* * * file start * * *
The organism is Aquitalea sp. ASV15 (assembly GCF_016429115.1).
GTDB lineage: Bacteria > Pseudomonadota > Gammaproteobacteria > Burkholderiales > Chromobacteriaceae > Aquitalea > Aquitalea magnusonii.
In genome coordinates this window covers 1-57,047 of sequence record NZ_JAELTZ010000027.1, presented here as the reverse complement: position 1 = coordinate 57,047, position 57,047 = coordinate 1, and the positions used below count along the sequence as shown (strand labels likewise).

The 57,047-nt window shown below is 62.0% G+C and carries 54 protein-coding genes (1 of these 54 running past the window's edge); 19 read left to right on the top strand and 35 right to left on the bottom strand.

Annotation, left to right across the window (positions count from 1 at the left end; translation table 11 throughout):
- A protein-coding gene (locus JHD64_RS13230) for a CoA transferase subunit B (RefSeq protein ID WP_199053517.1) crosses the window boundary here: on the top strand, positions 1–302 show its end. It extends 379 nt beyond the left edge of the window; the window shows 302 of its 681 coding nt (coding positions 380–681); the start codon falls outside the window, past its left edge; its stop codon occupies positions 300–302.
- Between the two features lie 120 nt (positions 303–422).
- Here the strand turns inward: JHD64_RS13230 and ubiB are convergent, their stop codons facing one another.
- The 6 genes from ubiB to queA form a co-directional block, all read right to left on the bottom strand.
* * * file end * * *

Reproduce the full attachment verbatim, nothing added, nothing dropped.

The organism is Aquitalea sp. ASV15 (assembly GCF_016429115.1).
GTDB lineage: Bacteria > Pseudomonadota > Gammaproteobacteria > Burkholderiales > Chromobacteriaceae > Aquitalea > Aquitalea magnusonii.
In genome coordinates this window covers 1-57,047 of sequence record NZ_JAELTZ010000027.1, presented here as the reverse complement: position 1 = coordinate 57,047, position 57,047 = coordinate 1, and the positions used below count along the sequence as shown (strand labels likewise).

The 57,047-nt window shown below is 62.0% G+C and carries 54 protein-coding genes (1 of these 54 running past the window's edge); 19 read left to right on the top strand and 35 right to left on the bottom strand.

Annotation, left to right across the window (positions count from 1 at the left end; translation table 11 throughout):
- A protein-coding gene (locus JHD64_RS13230) for a CoA transferase subunit B (RefSeq protein ID WP_199053517.1) crosses the window boundary here: on the top strand, positions 1–302 show its end. It extends 379 nt beyond the left edge of the window; the window shows 302 of its 681 coding nt (coding positions 380–681); the start codon falls outside the window, past its left edge; its stop codon occupies positions 300–302.
- Between the two features lie 120 nt (positions 303–422).
- Here the strand turns inward: JHD64_RS13230 and ubiB are convergent, their stop codons facing one another.
- The 6 genes from ubiB to queA form a co-directional block, all read right to left on the bottom strand.